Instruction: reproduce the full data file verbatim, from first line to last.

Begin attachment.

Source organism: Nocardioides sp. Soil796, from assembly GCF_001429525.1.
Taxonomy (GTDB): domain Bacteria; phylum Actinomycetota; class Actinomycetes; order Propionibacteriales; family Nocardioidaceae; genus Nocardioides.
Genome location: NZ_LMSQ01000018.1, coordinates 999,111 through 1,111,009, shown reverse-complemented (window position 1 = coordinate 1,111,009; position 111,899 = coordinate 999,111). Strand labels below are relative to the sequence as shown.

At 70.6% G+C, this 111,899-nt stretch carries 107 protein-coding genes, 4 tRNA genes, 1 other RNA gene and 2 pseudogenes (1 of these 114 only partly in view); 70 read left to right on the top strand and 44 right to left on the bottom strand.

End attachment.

Source organism: Nocardioides sp. Soil796, from assembly GCF_001429525.1.
Taxonomy (GTDB): domain Bacteria; phylum Actinomycetota; class Actinomycetes; order Propionibacteriales; family Nocardioidaceae; genus Nocardioides.
Genome location: NZ_LMSQ01000018.1, coordinates 999,111 through 1,111,009, shown reverse-complemented (window position 1 = coordinate 1,111,009; position 111,899 = coordinate 999,111). Strand labels below are relative to the sequence as shown.

At 70.6% G+C, this 111,899-nt stretch carries 107 protein-coding genes, 4 tRNA genes, 1 other RNA gene and 2 pseudogenes (1 of these 114 only partly in view); 70 read left to right on the top strand and 44 right to left on the bottom strand.